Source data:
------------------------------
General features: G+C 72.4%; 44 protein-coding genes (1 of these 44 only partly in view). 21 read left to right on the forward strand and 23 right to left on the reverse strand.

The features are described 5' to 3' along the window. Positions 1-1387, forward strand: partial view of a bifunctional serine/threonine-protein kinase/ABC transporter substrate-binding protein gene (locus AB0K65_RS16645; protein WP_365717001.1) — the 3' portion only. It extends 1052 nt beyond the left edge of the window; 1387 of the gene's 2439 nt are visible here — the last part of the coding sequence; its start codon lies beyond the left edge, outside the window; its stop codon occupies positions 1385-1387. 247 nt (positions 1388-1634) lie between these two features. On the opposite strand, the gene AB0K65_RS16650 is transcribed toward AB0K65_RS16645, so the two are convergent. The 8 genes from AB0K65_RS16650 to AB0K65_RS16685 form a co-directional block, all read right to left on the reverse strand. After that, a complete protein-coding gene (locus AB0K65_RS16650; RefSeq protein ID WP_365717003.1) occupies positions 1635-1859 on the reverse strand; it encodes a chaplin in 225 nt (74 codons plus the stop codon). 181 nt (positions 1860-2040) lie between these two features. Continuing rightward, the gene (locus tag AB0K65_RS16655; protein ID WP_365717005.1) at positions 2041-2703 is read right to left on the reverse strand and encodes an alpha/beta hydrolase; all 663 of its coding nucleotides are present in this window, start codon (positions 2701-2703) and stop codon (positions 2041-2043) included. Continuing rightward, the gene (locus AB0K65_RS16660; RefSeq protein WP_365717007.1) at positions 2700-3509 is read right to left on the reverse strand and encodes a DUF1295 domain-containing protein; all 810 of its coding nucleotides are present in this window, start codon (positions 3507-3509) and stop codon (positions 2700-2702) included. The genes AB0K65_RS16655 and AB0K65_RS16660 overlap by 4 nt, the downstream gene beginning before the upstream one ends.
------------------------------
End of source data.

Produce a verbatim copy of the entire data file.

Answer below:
General features: G+C 72.4%; 44 protein-coding genes (1 of these 44 only partly in view). 21 read left to right on the forward strand and 23 right to left on the reverse strand.

The features are described 5' to 3' along the window. Positions 1-1387, forward strand: partial view of a bifunctional serine/threonine-protein kinase/ABC transporter substrate-binding protein gene (locus AB0K65_RS16645; protein WP_365717001.1) — the 3' portion only. It extends 1052 nt beyond the left edge of the window; 1387 of the gene's 2439 nt are visible here — the last part of the coding sequence; its start codon lies beyond the left edge, outside the window; its stop codon occupies positions 1385-1387. 247 nt (positions 1388-1634) lie between these two features. On the opposite strand, the gene AB0K65_RS16650 is transcribed toward AB0K65_RS16645, so the two are convergent. The 8 genes from AB0K65_RS16650 to AB0K65_RS16685 form a co-directional block, all read right to left on the reverse strand. After that, a complete protein-coding gene (locus AB0K65_RS16650; RefSeq protein ID WP_365717003.1) occupies positions 1635-1859 on the reverse strand; it encodes a chaplin in 225 nt (74 codons plus the stop codon). 181 nt (positions 1860-2040) lie between these two features. Continuing rightward, the gene (locus tag AB0K65_RS16655; protein ID WP_365717005.1) at positions 2041-2703 is read right to left on the reverse strand and encodes an alpha/beta hydrolase; all 663 of its coding nucleotides are present in this window, start codon (positions 2701-2703) and stop codon (positions 2041-2043) included. Continuing rightward, the gene (locus AB0K65_RS16660; RefSeq protein WP_365717007.1) at positions 2700-3509 is read right to left on the reverse strand and encodes a DUF1295 domain-containing protein; all 810 of its coding nucleotides are present in this window, start codon (positions 3507-3509) and stop codon (positions 2700-2702) included. The genes AB0K65_RS16655 and AB0K65_RS16660 overlap by 4 nt, the downstream gene beginning before the upstream one ends.